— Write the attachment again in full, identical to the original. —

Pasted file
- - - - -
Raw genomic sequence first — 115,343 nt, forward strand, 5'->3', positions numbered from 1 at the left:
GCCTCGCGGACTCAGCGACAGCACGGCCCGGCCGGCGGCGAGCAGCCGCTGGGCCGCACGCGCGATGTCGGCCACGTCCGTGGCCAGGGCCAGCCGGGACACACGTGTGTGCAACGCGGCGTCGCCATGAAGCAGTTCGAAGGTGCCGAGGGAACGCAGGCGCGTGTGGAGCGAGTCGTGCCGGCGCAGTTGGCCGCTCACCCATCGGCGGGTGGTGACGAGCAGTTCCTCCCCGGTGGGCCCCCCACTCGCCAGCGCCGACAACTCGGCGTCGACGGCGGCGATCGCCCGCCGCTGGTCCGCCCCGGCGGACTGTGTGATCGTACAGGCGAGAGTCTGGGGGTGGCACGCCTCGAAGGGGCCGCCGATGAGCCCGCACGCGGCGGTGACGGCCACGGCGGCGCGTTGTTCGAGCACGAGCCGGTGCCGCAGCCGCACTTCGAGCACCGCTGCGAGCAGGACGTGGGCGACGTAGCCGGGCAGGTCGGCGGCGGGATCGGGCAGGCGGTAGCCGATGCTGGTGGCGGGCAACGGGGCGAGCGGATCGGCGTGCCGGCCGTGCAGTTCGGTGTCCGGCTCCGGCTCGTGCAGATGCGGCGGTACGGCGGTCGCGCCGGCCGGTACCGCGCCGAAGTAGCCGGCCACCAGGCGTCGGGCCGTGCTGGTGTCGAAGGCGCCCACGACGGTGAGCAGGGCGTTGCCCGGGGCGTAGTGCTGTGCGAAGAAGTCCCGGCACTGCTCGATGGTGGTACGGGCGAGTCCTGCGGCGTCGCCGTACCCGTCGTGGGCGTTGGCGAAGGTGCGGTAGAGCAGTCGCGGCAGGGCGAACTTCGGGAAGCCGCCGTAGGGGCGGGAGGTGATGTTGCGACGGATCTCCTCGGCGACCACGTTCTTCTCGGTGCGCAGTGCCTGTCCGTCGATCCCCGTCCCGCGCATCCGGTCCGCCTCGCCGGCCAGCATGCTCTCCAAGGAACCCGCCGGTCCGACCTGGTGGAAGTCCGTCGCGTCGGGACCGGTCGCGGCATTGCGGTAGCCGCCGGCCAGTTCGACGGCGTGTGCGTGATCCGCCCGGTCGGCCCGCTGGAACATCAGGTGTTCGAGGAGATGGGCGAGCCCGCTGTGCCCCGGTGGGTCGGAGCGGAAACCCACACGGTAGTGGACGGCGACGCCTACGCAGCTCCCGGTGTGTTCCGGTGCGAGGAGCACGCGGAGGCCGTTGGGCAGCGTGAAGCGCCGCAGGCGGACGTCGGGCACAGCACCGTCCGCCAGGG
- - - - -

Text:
Raw genomic sequence first — 115,343 nt, forward strand, 5'->3', positions numbered from 1 at the left:
GCCTCGCGGACTCAGCGACAGCACGGCCCGGCCGGCGGCGAGCAGCCGCTGGGCCGCACGCGCGATGTCGGCCACGTCCGTGGCCAGGGCCAGCCGGGACACACGTGTGTGCAACGCGGCGTCGCCATGAAGCAGTTCGAAGGTGCCGAGGGAACGCAGGCGCGTGTGGAGCGAGTCGTGCCGGCGCAGTTGGCCGCTCACCCATCGGCGGGTGGTGACGAGCAGTTCCTCCCCGGTGGGCCCCCCACTCGCCAGCGCCGACAACTCGGCGTCGACGGCGGCGATCGCCCGCCGCTGGTCCGCCCCGGCGGACTGTGTGATCGTACAGGCGAGAGTCTGGGGGTGGCACGCCTCGAAGGGGCCGCCGATGAGCCCGCACGCGGCGGTGACGGCCACGGCGGCGCGTTGTTCGAGCACGAGCCGGTGCCGCAGCCGCACTTCGAGCACCGCTGCGAGCAGGACGTGGGCGACGTAGCCGGGCAGGTCGGCGGCGGGATCGGGCAGGCGGTAGCCGATGCTGGTGGCGGGCAACGGGGCGAGCGGATCGGCGTGCCGGCCGTGCAGTTCGGTGTCCGGCTCCGGCTCGTGCAGATGCGGCGGTACGGCGGTCGCGCCGGCCGGTACCGCGCCGAAGTAGCCGGCCACCAGGCGTCGGGCCGTGCTGGTGTCGAAGGCGCCCACGACGGTGAGCAGGGCGTTGCCCGGGGCGTAGTGCTGTGCGAAGAAGTCCCGGCACTGCTCGATGGTGGTACGGGCGAGTCCTGCGGCGTCGCCGTACCCGTCGTGGGCGTTGGCGAAGGTGCGGTAGAGCAGTCGCGGCAGGGCGAACTTCGGGAAGCCGCCGTAGGGGCGGGAGGTGATGTTGCGACGGATCTCCTCGGCGACCACGTTCTTCTCGGTGCGCAGTGCCTGTCCGTCGATCCCCGTCCCGCGCATCCGGTCCGCCTCGCCGGCCAGCATGCTCTCCAAGGAACCCGCCGGTCCGACCTGGTGGAAGTCCGTCGCGTCGGGACCGGTCGCGGCATTGCGGTAGCCGCCGGCCAGTTCGACGGCGTGTGCGTGATCCGCCCGGTCGGCCCGCTGGAACATCAGGTGTTCGAGGAGATGGGCGAGCCCGCTGTGCCCCGGTGGGTCGGAGCGGAAACCCACACGGTAGTGGACGGCGACGCCTACGCAGCTCCCGGTGTGTTCCGGTGCGAGGAGCACGCGGAGGCCGTTGGGCAGCGTGAAGCGCCGCAGGCGGACGTCGGGCACAGCACCGTCCGCCAGGG